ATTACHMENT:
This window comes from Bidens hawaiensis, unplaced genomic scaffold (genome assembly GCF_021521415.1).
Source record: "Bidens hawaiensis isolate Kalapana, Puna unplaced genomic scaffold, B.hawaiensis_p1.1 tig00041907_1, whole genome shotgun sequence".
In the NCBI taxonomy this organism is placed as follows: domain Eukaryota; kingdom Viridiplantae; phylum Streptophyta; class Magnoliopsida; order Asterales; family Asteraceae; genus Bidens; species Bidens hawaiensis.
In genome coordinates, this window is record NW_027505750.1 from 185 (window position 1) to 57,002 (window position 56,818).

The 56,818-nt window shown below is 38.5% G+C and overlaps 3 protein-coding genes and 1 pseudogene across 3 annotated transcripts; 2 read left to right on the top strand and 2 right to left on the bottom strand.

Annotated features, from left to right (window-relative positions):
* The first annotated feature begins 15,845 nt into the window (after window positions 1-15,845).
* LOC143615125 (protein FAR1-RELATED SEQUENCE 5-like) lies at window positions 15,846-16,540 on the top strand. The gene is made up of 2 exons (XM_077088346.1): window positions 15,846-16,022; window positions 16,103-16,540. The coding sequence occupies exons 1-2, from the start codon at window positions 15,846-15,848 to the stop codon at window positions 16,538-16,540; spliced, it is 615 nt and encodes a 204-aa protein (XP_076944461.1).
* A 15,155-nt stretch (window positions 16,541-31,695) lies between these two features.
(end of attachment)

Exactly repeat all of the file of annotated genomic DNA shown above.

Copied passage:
This window comes from Bidens hawaiensis, unplaced genomic scaffold (genome assembly GCF_021521415.1).
Source record: "Bidens hawaiensis isolate Kalapana, Puna unplaced genomic scaffold, B.hawaiensis_p1.1 tig00041907_1, whole genome shotgun sequence".
In the NCBI taxonomy this organism is placed as follows: domain Eukaryota; kingdom Viridiplantae; phylum Streptophyta; class Magnoliopsida; order Asterales; family Asteraceae; genus Bidens; species Bidens hawaiensis.
In genome coordinates, this window is record NW_027505750.1 from 185 (window position 1) to 57,002 (window position 56,818).

The 56,818-nt window shown below is 38.5% G+C and overlaps 3 protein-coding genes and 1 pseudogene across 3 annotated transcripts; 2 read left to right on the top strand and 2 right to left on the bottom strand.

Annotated features, from left to right (window-relative positions):
* The first annotated feature begins 15,845 nt into the window (after window positions 1-15,845).
* LOC143615125 (protein FAR1-RELATED SEQUENCE 5-like) lies at window positions 15,846-16,540 on the top strand. The gene is made up of 2 exons (XM_077088346.1): window positions 15,846-16,022; window positions 16,103-16,540. The coding sequence occupies exons 1-2, from the start codon at window positions 15,846-15,848 to the stop codon at window positions 16,538-16,540; spliced, it is 615 nt and encodes a 204-aa protein (XP_076944461.1).
* A 15,155-nt stretch (window positions 16,541-31,695) lies between these two features.